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Rs 100 lakh crores will be invested in infrastructure: PM in I-Day speech

August 15, 2019 16:10 IST

The prime minister sought to allay slowdown concerns saying the fundamentals of the economy are strong, with low inflation and a potential to boost exports.

IMAGE: Prime Minister Narendra Modi waves at the crowd during 73rd Independence Day function at the Red Fort in New Delhi. Photograph: Arun Sharma/PTI Photo

Amid a widespread slowdown in the economy, Prime Minister Narendra Modi on Thursday committed to a five-year vision of investment-led growth, saying a massive Rs 100 lakh crore will be spent on developing infrastructure that will help in achieving the target of $5 trillion economy.

In a bid to reassure the India Inc, he said wealth creators are the country's wealth and should not be looked at with suspicion.

Exuding confidence of achieving the target of $5 trillion economy, Modi in his address to the nation from the ramparts of the Red Fort in New Delhi on the 73rd Independence Day, said fundamentals of the economy are strong and a stable government coupled with predictable policies can become a catalyst including in attracting other nations to invest in India.


"We are targeting a trillion economy. Many think it is difficult. But if we don't do difficult things how will we progress?" he asked.

"It took 70 years to reach $2 trillion economy size, and in the last one year alone we added $1 trillion. And this gives us confidence that in the next 5 years, we can take it towards $5 trillion," the prime minister said.

This goal can be achieved through investing more, particularly, in infrastructure, Modi added.

"We have decided to invest Rs 100 lakh crore in developing world-class infrastructure in the country. This investment will be in building roads, railways, airports, ports, hospitals and educational institutions," he said.

The country's economic growth accelerated in the first few years of Modi 1.0 regime, even breaching 8 per cent in 2016 and 2017, and the government was able to push through major reforms, including the introduction of a harmonised goods and services tax.

But the growth rate has since then slowed to a five-year low of 5.8 per cent in January-March 2019, consumer confidence has waned and foreign direct investment has plateaued.

The auto sector is facing the worst crisis in about 20 years and reports suggest job losses in thousands. In the real estate sector, the number of unsold homes has increased while fast-moving consumer goods companies have reported a decline in volume growth and lending to job-creating MSMEs (micro, small and medium enterprises) by banks has actually slipped. When the government needs more money, tax collection has grown by just 1.4 per cent.

Entrepreneurs have voiced frustrations with regulation and the high cost of capital.

The prime minister, however, sought to allay concerns saying the fundamentals of the economy are strong, with low inflation and a potential to boost exports.

For entrepreneurs and businessmen, he said wealth creators must be respected and they should not be seen with suspicion.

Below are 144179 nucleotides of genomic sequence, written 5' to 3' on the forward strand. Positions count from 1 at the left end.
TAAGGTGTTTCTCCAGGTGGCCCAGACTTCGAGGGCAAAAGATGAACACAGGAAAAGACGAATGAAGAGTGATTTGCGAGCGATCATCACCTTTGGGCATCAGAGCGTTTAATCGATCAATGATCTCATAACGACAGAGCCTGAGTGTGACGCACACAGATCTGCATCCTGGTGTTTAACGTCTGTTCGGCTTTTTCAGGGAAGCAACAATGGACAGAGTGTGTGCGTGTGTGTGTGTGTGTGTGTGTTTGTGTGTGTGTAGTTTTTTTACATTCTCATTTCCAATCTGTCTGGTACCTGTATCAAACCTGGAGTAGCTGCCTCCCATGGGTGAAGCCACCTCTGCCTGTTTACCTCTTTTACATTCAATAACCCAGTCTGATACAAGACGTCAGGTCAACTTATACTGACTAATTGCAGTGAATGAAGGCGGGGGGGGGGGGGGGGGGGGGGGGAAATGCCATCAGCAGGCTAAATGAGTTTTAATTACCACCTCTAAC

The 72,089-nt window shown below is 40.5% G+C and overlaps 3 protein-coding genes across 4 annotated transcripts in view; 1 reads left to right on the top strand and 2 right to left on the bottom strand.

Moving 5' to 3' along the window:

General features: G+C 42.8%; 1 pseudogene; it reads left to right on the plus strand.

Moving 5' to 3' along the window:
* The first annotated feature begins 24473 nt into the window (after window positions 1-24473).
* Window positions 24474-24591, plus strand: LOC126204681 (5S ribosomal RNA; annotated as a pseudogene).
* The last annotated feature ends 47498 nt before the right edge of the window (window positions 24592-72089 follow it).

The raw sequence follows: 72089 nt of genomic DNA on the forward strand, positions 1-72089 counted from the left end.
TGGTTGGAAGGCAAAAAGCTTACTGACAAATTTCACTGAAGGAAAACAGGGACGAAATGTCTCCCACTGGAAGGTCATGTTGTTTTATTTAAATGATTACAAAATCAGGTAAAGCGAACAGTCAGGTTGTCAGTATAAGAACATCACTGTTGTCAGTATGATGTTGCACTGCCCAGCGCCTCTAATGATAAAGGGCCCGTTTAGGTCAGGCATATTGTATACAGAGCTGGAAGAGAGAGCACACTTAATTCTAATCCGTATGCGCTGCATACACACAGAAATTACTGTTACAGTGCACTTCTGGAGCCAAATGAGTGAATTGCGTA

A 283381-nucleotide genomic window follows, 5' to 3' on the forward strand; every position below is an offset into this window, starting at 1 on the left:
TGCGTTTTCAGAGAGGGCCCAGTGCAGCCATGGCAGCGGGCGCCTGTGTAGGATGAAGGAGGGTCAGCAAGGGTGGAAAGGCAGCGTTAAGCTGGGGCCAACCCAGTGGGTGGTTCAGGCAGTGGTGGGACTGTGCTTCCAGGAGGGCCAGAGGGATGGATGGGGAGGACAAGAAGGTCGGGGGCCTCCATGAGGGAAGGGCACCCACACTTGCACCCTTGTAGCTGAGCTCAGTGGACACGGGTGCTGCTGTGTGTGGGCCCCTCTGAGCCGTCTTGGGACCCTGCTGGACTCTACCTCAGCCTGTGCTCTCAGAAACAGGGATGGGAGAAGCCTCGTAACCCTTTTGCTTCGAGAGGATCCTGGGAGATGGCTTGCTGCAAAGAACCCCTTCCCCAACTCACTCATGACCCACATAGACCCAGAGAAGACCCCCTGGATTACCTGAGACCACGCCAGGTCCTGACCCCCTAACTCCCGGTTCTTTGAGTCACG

"Let us never see wealth creators with suspicion. Only when wealth is created, wealth will be distributed," he said. "Wealth creation is absolutely essential. Those who create wealth are India's wealth and we respect them."

This is the third time in one year that Modi has stood up for corporates.

In July last year, Modi had stated that he was not scared to be seen with industrialists as his conscience was clear and that they too had contributed to the development of the country. In October 2018, he had stated that he does not believe in the culture of criticising the industry. Corporates, he believes, are doing exemplary social work alongside their business.

He said the world is eager to trade with India. "Over the years we watched people making India a market (for their products). We too should reach the markets of the world. Why can't every district be an export hub?... If we aim for the global markets and make local products attractive, it will give employment to our youth."

He saw tourism as a potential for not just propelling the local economy but also for creating jobs.

As many as 100 new tourist destinations should be developed while the North East becoming a major tourist hub, he said adding citizens should visit at least 15 tourist destinations within the country by 2022, which will help in expansion of economic activities.

The GST, which subsumed nearly one-and-a-half dozen central and state taxes, brought to life the dream of 'One Nation, One Tax' and the country has also achieved 'One Nation, One Grid' in the energy sector while attempt is being made for 'One Nation, One Mobility Card' for seamless travel across the country, he said.

Modi said he has scrapped obsolete laws to make it easier to do business in the country and is now targeting a position in top 50 nations on the World Bank's Ease of Doing Business ranking.

He, however, wanted businesses to shun cash and go accept only digital payments in an attempt to bring transparency and root out black money.

Shops, he said, should put up signs of 'Digital Payment ko haan, nakad ko na' (Yes to digital payment, no to cash).

The prime minister said the farm sector continues to be a priority for his government, which has increased cash payout to farmers to Rs 90,000 crore a year.

"Our focus is farmers. Their income needs to be doubled. They need to be provided with the optimum price for their produce. Our farmers also need to be taken to the international markets," he said.

But, Modi said he wants farmers to reduce the use of chemical fertilisers by 30-40 per cent to save the mother earth from degradation.

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